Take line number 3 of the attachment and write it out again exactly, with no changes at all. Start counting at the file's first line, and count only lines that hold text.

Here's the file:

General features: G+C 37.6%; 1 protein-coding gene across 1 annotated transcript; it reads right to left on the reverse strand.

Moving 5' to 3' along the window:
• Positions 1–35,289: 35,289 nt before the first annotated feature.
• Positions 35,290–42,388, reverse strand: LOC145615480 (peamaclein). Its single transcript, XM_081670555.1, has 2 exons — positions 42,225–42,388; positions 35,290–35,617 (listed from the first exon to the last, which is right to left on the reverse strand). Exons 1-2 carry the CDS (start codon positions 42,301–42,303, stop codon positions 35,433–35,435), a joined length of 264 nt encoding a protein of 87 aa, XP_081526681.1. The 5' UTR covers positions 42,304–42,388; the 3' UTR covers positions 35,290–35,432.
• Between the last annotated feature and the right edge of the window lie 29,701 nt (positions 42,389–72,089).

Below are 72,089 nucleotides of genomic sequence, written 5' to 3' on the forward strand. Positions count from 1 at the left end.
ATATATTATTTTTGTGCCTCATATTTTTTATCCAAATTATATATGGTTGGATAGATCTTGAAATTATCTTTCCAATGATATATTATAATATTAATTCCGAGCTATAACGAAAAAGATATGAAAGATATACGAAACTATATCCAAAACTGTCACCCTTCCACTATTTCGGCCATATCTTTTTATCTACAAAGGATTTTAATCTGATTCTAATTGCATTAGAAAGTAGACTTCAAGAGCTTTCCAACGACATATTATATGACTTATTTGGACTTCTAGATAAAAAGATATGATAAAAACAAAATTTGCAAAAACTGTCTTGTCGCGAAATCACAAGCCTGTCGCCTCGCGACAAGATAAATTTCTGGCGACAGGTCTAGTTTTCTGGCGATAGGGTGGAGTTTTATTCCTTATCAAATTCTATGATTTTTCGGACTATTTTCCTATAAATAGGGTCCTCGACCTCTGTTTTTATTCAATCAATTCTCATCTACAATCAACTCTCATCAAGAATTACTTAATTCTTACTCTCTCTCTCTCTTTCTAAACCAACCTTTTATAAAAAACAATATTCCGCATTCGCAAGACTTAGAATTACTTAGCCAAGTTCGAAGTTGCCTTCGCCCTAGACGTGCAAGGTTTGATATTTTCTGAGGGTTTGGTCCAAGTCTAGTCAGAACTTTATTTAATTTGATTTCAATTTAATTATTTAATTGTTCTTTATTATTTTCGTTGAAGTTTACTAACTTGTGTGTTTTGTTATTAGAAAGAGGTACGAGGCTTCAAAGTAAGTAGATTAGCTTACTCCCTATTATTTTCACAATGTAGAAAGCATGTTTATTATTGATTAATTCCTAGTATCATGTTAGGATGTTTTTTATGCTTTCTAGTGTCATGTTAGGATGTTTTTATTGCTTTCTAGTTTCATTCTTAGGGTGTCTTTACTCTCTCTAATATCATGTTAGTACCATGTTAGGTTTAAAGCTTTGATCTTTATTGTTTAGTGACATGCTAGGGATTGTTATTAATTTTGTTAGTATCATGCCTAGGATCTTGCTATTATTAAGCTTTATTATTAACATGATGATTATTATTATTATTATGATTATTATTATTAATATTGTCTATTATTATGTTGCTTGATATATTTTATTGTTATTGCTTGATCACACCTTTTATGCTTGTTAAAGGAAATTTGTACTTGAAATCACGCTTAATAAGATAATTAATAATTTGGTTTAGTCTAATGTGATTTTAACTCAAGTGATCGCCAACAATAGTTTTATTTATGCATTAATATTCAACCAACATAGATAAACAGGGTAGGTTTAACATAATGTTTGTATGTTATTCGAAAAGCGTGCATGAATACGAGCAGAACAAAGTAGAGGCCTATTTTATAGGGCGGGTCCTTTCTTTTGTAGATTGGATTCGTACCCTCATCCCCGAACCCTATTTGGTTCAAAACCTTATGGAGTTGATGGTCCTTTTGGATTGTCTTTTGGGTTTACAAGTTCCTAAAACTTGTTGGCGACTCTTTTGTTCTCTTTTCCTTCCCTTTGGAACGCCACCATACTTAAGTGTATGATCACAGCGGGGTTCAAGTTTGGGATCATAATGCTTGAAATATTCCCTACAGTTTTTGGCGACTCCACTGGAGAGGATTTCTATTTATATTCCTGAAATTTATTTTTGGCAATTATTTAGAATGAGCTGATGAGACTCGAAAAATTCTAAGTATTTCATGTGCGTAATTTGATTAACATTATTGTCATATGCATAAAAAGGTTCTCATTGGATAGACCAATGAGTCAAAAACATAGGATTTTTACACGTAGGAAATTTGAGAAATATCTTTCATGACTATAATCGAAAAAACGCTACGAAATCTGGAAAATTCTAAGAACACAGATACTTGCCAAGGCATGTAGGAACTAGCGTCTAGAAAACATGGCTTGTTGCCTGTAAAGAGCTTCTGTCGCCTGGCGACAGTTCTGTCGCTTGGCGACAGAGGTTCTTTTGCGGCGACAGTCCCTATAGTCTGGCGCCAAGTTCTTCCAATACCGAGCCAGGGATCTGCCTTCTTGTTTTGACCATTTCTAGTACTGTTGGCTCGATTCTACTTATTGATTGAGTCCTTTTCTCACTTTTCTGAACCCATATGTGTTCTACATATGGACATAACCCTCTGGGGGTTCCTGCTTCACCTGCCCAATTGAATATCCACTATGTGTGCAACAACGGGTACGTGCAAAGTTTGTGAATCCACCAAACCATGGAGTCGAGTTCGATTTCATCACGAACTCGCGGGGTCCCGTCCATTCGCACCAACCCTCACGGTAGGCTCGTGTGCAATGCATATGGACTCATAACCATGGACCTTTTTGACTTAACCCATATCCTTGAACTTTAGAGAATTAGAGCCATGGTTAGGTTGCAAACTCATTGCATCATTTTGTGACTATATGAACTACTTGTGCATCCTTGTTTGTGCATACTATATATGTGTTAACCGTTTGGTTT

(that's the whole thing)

• Positions 1–35,289: 35,289 nt before the first annotated feature.